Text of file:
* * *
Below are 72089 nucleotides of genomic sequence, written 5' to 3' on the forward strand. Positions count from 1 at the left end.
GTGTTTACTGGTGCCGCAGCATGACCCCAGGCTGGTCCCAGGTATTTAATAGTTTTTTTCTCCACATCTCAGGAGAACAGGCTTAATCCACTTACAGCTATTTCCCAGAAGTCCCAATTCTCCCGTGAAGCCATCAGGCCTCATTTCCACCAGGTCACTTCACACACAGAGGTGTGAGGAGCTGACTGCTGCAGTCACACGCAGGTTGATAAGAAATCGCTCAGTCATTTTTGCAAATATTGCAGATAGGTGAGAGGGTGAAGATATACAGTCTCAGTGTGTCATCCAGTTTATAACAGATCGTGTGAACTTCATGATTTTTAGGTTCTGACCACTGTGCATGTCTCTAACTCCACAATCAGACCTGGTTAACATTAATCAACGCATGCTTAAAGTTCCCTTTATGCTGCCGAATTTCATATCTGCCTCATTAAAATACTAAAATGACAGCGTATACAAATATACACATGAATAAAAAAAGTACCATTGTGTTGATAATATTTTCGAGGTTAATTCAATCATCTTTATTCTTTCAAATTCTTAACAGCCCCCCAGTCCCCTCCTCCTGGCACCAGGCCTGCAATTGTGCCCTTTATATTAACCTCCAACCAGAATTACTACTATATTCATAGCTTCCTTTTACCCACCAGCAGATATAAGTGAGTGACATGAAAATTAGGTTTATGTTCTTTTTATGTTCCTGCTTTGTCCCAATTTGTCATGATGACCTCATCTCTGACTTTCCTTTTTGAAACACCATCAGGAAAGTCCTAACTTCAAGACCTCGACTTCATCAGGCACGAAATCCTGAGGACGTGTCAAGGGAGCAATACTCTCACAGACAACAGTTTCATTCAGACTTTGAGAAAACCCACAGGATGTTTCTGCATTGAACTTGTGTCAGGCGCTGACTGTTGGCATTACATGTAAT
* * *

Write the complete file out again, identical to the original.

Below are 72089 nucleotides of genomic sequence, written 5' to 3' on the forward strand. Positions count from 1 at the left end.
GTGTTTACTGGTGCCGCAGCATGACCCCAGGCTGGTCCCAGGTATTTAATAGTTTTTTTCTCCACATCTCAGGAGAACAGGCTTAATCCACTTACAGCTATTTCCCAGAAGTCCCAATTCTCCCGTGAAGCCATCAGGCCTCATTTCCACCAGGTCACTTCACACACAGAGGTGTGAGGAGCTGACTGCTGCAGTCACACGCAGGTTGATAAGAAATCGCTCAGTCATTTTTGCAAATATTGCAGATAGGTGAGAGGGTGAAGATATACAGTCTCAGTGTGTCATCCAGTTTATAACAGATCGTGTGAACTTCATGATTTTTAGGTTCTGACCACTGTGCATGTCTCTAACTCCACAATCAGACCTGGTTAACATTAATCAACGCATGCTTAAAGTTCCCTTTATGCTGCCGAATTTCATATCTGCCTCATTAAAATACTAAAATGACAGCGTATACAAATATACACATGAATAAAAAAAGTACCATTGTGTTGATAATATTTTCGAGGTTAATTCAATCATCTTTATTCTTTCAAATTCTTAACAGCCCCCCAGTCCCCTCCTCCTGGCACCAGGCCTGCAATTGTGCCCTTTATATTAACCTCCAACCAGAATTACTACTATATTCATAGCTTCCTTTTACCCACCAGCAGATATAAGTGAGTGACATGAAAATTAGGTTTATGTTCTTTTTATGTTCCTGCTTTGTCCCAATTTGTCATGATGACCTCATCTCTGACTTTCCTTTTTGAAACACCATCAGGAAAGTCCTAACTTCAAGACCTCGACTTCATCAGGCACGAAATCCTGAGGACGTGTCAAGGGAGCAATACTCTCACAGACAACAGTTTCATTCAGACTTTGAGAAAACCCACAGGATGTTTCTGCATTGAACTTGTGTCAGGCGCTGACTGTTGGCATTACATGTAAT